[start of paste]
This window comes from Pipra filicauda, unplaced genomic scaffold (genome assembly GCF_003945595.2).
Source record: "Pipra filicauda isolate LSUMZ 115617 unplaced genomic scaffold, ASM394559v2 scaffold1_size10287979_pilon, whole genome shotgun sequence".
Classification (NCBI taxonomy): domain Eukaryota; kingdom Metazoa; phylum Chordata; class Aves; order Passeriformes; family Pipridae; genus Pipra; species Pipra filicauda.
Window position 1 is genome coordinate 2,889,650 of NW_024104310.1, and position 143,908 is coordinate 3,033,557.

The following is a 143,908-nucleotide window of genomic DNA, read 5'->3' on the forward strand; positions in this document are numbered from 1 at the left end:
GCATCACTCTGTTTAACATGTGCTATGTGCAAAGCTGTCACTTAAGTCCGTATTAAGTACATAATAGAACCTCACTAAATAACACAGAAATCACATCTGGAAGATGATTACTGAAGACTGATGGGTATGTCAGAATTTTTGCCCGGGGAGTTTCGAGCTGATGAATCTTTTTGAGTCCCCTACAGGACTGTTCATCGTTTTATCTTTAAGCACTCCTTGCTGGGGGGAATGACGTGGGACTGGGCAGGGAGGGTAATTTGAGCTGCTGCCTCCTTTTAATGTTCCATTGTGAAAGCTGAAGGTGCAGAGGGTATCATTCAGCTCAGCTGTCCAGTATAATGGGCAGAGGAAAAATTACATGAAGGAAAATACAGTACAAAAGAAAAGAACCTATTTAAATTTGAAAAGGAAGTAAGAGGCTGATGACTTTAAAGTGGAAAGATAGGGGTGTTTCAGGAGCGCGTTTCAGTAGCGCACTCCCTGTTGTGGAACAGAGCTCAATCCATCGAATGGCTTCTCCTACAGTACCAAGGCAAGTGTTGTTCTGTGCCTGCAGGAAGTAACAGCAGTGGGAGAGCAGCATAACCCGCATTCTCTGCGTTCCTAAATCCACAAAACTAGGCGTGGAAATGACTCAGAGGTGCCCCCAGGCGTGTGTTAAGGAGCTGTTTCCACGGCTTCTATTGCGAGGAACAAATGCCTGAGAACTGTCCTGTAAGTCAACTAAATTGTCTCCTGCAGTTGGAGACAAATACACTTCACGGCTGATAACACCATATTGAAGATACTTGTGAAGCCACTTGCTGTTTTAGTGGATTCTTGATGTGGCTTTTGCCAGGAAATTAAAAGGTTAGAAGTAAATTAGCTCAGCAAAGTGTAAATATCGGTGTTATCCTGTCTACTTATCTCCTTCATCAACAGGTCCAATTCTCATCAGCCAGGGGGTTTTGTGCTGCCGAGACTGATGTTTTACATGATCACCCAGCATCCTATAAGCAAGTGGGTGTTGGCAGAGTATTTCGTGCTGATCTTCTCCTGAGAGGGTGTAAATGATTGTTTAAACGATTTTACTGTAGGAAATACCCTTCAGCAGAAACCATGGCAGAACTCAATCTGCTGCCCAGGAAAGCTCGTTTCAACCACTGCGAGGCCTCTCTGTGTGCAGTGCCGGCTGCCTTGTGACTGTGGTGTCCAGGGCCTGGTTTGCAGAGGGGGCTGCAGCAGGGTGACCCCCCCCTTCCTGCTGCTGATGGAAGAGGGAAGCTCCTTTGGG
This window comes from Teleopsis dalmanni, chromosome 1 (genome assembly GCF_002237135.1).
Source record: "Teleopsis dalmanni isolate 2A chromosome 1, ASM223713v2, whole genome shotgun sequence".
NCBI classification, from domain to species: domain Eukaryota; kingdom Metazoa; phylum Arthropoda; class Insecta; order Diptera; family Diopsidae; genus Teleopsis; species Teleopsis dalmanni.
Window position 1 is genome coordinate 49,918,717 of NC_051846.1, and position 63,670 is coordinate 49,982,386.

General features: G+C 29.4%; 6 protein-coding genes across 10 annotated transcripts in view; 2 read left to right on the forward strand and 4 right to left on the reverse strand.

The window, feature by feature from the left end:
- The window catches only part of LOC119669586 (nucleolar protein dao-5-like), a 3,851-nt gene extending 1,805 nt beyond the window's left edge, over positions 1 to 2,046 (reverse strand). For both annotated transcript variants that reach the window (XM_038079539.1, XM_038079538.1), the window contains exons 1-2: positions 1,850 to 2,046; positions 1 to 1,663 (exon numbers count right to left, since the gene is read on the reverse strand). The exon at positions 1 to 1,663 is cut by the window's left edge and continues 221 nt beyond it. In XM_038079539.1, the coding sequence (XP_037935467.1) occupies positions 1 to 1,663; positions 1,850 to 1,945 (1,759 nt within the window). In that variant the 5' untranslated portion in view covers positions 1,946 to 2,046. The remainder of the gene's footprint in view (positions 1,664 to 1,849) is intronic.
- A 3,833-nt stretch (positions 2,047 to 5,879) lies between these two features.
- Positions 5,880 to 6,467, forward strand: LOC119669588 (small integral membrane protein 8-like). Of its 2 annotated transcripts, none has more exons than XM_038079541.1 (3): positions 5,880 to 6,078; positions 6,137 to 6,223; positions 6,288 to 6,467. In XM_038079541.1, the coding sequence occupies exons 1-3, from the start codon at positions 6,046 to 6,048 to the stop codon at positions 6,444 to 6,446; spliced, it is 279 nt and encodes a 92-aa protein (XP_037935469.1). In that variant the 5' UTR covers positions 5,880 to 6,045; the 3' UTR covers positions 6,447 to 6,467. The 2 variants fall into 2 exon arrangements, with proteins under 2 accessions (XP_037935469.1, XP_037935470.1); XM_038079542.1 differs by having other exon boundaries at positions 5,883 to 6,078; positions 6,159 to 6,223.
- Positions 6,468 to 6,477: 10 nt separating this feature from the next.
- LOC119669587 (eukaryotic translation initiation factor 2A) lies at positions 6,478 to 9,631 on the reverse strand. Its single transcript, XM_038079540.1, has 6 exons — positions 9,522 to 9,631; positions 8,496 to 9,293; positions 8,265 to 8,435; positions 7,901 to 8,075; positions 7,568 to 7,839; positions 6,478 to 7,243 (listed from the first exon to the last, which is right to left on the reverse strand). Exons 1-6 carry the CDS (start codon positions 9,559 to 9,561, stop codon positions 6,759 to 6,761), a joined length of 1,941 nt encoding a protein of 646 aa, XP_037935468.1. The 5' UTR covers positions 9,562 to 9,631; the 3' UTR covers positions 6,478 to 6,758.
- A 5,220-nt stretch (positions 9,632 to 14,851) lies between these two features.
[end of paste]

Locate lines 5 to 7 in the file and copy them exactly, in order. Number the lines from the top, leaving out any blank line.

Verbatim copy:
The following is a 143,908-nucleotide window of genomic DNA, read 5'->3' on the forward strand; positions in this document are numbered from 1 at the left end:
GCATCACTCTGTTTAACATGTGCTATGTGCAAAGCTGTCACTTAAGTCCGTATTAAGTACATAATAGAACCTCACTAAATAACACAGAAATCACATCTGGAAGATGATTACTGAAGACTGATGGGTATGTCAGAATTTTTGCCCGGGGAGTTTCGAGCTGATGAATCTTTTTGAGTCCCCTACAGGACTGTTCATCGTTTTATCTTTAAGCACTCCTTGCTGGGGGGAATGACGTGGGACTGGGCAGGGAGGGTAATTTGAGCTGCTGCCTCCTTTTAATGTTCCATTGTGAAAGCTGAAGGTGCAGAGGGTATCATTCAGCTCAGCTGTCCAGTATAATGGGCAGAGGAAAAATTACATGAAGGAAAATACAGTACAAAAGAAAAGAACCTATTTAAATTTGAAAAGGAAGTAAGAGGCTGATGACTTTAAAGTGGAAAGATAGGGGTGTTTCAGGAGCGCGTTTCAGTAGCGCACTCCCTGTTGTGGAACAGAGCTCAATCCATCGAATGGCTTCTCCTACAGTACCAAGGCAAGTGTTGTTCTGTGCCTGCAGGAAGTAACAGCAGTGGGAGAGCAGCATAACCCGCATTCTCTGCGTTCCTAAATCCACAAAACTAGGCGTGGAAATGACTCAGAGGTGCCCCCAGGCGTGTGTTAAGGAGCTGTTTCCACGGCTTCTATTGCGAGGAACAAATGCCTGAGAACTGTCCTGTAAGTCAACTAAATTGTCTCCTGCAGTTGGAGACAAATACACTTCACGGCTGATAACACCATATTGAAGATACTTGTGAAGCCACTTGCTGTTTTAGTGGATTCTTGATGTGGCTTTTGCCAGGAAATTAAAAGGTTAGAAGTAAATTAGCTCAGCAAAGTGTAAATATCGGTGTTATCCTGTCTACTTATCTCCTTCATCAACAGGTCCAATTCTCATCAGCCAGGGGGTTTTGTGCTGCCGAGACTGATGTTTTACATGATCACCCAGCATCCTATAAGCAAGTGGGTGTTGGCAGAGTATTTCGTGCTGATCTTCTCCTGAGAGGGTGTAAATGATTGTTTAAACGATTTTACTGTAGGAAATACCCTTCAGCAGAAACCATGGCAGAACTCAATCTGCTGCCCAGGAAAGCTCGTTTCAACCACTGCGAGGCCTCTCTGTGTGCAGTGCCGGCTGCCTTGTGACTGTGGTGTCCAGGGCCTGGTTTGCAGAGGGGGCTGCAGCAGGGTGACCCCCCCCTTCCTGCTGCTGATGGAAGAGGGAAGCTCCTTTGGG
This window comes from Teleopsis dalmanni, chromosome 1 (genome assembly GCF_002237135.1).